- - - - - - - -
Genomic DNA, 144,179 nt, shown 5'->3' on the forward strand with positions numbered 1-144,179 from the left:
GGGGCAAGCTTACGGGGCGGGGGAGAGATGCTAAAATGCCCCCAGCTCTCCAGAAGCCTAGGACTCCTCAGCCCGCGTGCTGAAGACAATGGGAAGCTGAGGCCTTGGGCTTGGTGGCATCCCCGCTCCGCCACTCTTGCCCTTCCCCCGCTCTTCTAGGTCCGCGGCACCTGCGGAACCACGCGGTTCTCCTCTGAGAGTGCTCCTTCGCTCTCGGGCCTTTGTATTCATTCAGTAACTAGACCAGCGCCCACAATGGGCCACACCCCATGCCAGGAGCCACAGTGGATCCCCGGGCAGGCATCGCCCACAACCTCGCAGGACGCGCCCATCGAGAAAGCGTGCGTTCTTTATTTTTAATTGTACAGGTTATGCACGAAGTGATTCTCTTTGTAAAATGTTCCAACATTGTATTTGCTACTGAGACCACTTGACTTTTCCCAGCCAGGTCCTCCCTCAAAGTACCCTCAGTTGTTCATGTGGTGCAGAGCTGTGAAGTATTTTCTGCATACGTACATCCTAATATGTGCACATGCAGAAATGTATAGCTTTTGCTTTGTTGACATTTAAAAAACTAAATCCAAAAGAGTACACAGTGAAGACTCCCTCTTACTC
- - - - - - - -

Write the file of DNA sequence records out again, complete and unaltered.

Genomic DNA, 144,179 nt, shown 5'->3' on the forward strand with positions numbered 1-144,179 from the left:
GGGGCAAGCTTACGGGGCGGGGGAGAGATGCTAAAATGCCCCCAGCTCTCCAGAAGCCTAGGACTCCTCAGCCCGCGTGCTGAAGACAATGGGAAGCTGAGGCCTTGGGCTTGGTGGCATCCCCGCTCCGCCACTCTTGCCCTTCCCCCGCTCTTCTAGGTCCGCGGCACCTGCGGAACCACGCGGTTCTCCTCTGAGAGTGCTCCTTCGCTCTCGGGCCTTTGTATTCATTCAGTAACTAGACCAGCGCCCACAATGGGCCACACCCCATGCCAGGAGCCACAGTGGATCCCCGGGCAGGCATCGCCCACAACCTCGCAGGACGCGCCCATCGAGAAAGCGTGCGTTCTTTATTTTTAATTGTACAGGTTATGCACGAAGTGATTCTCTTTGTAAAATGTTCCAACATTGTATTTGCTACTGAGACCACTTGACTTTTCCCAGCCAGGTCCTCCCTCAAAGTACCCTCAGTTGTTCATGTGGTGCAGAGCTGTGAAGTATTTTCTGCATACGTACATCCTAATATGTGCACATGCAGAAATGTATAGCTTTTGCTTTGTTGACATTTAAAAAACTAAATCCAAAAGAGTACACAGTGAAGACTCCCTCTTACTC